“If we learned to use our brain the way it was naturally designed to work,
we would astonish ourselves everyday.” Eric Jensen
We humans are remarkable! I’m convinced we often take ourselves for granted as to how complex we are. Let’s begin with that marvelous unique computer called the brain. It’s roughly a three-pound organ that is the center of thinking, intelligence, interprets the senses, initiates body movements and controls behavior. It’s the source of all the qualities that define our humanity.
As a young novice teacher, the brain was seldom mentioned as connected to teaching and learning. We were told to share with parents, as part of our PR mantra during parents conferences, that we as teachers did not only teach the A-B-Cs of content, but that we were “working with young minds.”
So early on in my career I began to focus on one word – “the mind.” Ok – so we were working with minds. Sounded good and right but . . . what the hell were we talking about? Did we as educators and parents really know what that meant? Teachers promoted working with minds but never defined “the mind.” It was taken for granted that what we were talking about was “the brain” and that we knew what it was all about.
So, I began to research that 3 pound organ nestled inside our skull. Let me pause to emphasize that during late 1960s and 1970s we did not have the internet (debatably fully operable in the 1980s and Google in the 1990s.) Therefore, research was tedious with lots of visits to professional libraries and arduous note-taking. But the more I discovered about our human matrix, the more I was intrigued by its ability and capacity to learn and of course, its connections to teaching.
What became evident was that I had to stop thinking about teaching and learning as vertical events and processes but think horizontally with shifting dynamic dimensions, connections and intersections. While in Ed classes, we were told to be creative, imaginative and think outside the box. Can’t tell you how many times we were told to do this. But, upon researching the brain, it was apparent that I was entering a space where there were no boxes and I had to rethink my thinking.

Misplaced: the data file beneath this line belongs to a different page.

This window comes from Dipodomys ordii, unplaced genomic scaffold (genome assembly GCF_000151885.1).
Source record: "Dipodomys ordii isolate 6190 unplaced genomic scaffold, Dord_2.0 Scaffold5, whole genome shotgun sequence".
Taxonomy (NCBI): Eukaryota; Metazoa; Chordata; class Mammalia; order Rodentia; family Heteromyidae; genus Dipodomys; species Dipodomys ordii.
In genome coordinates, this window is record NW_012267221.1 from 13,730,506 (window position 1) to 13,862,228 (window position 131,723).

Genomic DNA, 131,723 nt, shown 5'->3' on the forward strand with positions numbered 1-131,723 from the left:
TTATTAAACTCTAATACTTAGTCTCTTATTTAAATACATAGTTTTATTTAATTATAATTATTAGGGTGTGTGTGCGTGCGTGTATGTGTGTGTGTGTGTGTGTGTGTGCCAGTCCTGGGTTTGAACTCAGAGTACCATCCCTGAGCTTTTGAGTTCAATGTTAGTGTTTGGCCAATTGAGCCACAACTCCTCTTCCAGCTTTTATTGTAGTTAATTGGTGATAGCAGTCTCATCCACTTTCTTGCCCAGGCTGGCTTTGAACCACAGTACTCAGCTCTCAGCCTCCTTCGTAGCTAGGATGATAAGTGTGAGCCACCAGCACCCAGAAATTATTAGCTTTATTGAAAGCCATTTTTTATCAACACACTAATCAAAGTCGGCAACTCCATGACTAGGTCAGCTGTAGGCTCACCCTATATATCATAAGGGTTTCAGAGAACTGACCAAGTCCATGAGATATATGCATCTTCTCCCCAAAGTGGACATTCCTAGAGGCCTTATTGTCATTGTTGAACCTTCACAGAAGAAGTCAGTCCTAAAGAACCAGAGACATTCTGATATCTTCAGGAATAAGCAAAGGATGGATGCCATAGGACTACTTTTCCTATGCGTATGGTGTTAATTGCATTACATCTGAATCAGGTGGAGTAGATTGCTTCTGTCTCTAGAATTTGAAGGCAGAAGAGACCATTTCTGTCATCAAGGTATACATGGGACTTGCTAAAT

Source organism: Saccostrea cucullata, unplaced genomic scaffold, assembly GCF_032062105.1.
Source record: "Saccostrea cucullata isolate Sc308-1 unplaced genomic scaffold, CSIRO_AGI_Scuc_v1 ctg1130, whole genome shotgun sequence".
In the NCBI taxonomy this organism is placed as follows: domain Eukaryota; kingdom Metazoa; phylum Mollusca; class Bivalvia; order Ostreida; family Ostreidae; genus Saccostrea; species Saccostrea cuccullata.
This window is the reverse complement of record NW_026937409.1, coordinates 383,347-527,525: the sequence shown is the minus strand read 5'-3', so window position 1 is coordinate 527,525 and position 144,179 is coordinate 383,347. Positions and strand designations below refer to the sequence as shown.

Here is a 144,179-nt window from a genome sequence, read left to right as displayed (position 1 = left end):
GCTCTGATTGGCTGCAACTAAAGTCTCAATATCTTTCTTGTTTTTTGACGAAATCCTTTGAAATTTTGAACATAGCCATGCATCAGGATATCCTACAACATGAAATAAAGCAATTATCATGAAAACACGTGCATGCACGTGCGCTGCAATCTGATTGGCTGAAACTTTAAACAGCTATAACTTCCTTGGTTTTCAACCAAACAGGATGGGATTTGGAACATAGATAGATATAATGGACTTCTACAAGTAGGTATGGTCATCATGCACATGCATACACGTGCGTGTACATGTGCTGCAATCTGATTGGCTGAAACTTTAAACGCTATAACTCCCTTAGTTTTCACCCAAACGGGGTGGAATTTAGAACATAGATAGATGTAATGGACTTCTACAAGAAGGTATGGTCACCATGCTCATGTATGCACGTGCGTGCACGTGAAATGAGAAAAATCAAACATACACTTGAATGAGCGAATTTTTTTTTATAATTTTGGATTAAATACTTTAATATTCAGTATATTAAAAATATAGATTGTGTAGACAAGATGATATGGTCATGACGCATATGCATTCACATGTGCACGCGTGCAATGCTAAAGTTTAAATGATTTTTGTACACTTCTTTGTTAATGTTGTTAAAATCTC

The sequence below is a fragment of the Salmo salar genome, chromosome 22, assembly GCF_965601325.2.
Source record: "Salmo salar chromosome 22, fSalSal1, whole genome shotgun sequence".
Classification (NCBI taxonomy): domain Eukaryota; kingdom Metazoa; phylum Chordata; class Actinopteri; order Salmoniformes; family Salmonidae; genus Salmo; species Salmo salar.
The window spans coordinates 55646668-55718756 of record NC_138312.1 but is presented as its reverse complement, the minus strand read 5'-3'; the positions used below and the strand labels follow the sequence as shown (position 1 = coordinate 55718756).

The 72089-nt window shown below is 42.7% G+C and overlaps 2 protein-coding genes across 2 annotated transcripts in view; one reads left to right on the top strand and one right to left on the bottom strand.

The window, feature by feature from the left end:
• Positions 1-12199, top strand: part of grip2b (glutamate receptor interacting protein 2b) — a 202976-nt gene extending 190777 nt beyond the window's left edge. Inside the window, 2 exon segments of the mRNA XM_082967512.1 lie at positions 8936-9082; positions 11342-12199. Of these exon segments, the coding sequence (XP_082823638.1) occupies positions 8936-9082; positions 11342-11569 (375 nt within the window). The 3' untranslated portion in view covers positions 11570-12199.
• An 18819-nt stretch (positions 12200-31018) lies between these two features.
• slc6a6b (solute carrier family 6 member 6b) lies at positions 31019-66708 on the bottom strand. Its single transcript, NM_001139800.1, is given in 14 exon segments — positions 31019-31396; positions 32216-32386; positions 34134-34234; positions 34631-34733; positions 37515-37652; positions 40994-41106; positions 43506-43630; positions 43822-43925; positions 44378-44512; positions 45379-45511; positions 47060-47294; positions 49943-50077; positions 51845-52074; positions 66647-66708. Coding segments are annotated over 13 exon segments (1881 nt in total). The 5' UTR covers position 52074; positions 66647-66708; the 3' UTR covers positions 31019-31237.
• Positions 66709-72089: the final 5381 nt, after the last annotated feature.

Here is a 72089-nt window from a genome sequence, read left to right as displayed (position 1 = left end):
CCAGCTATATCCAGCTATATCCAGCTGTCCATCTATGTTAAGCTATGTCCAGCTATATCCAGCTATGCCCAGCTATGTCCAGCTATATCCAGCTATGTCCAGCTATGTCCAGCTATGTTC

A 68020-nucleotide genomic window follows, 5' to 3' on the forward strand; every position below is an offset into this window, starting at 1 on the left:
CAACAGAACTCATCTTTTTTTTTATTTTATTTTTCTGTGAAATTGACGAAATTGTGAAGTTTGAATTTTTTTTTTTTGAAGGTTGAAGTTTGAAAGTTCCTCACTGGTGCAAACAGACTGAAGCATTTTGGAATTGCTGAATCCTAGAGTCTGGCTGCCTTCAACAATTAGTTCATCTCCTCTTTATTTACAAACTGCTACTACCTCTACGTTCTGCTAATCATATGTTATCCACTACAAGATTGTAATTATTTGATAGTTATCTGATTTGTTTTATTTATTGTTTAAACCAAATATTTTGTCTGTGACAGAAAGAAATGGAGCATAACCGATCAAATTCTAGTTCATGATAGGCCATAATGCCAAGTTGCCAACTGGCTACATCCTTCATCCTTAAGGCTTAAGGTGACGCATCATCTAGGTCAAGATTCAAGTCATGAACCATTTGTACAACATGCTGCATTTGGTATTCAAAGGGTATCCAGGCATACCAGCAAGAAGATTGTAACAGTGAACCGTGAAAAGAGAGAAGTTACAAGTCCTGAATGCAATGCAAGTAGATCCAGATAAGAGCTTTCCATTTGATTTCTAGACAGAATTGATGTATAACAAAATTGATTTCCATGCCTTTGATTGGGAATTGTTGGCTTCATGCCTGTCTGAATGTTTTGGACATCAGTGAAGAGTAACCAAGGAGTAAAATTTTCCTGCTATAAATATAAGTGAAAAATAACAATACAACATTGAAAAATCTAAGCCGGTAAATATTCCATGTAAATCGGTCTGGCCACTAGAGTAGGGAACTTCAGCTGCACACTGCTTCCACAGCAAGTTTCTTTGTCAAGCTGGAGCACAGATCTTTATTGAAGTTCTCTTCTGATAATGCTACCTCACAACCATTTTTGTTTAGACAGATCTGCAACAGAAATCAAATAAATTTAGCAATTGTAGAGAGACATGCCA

This was a new landscape that was foreign to me. So what to do? Go to the Science teachers who would know, right?
Technical explanations were provided via diagrams of basic brain functions based on established research. But I was told that from the 1960s on, there was an explosion of neuroscience research due to advanced technology, collaborations between medical fields of biology, physics and genetics. Imaging and mapping of networks of the brain were being discovered with chemical pathways being deciphered.
WHOA Nelly! I was a second language novice teacher, not a tenured science guru! All of this was new and overwhelming. My brain was short-circuiting! I thought at the time, perhaps this is why teachers use the word “mind” rather than “brain.” Maybe it’s a little like using the words “equality” and “equity” – “opportunity” and “opportunity of worth.” By the way, most women can explain the differences without pausing. But I digress . . . blame it on my unfocused brain.
The complexities of the brain were evident but what about the relationships with teaching and learning? Those questions dealt with more layers and entanglements. It all seemed overwhelming and impossible. But I persisted. Why?
Because each day some 120 students entered the classroom with their backpacks along with their magnificent, awesome brains. The more I researched, the more I saw not only their faces, but their brains looking back.
During the late 1980s and 1990s, there were rumbling by the business world and colleges that high school students were graduating without 21st Century skills, such as critical thinking, problem solving, collaboration, research-based knowledge, creativity and imagination. The concern was based on the reality that American students were falling behind within and outside of the USA.
Teaching methods were criticized as lecture-based, boring, lacking imagination and creativity. Classrooms were defined as being teacher-based rather than student-based, with students asked to memorize for standardized tests.
On the other hand, corporations and colleges were looking for candidates who knew how to pursue knowledge, research and did not fear change. Schools responded – at least most did – by implementing critical thinking skills and critical pedagogical methods across the curriculum.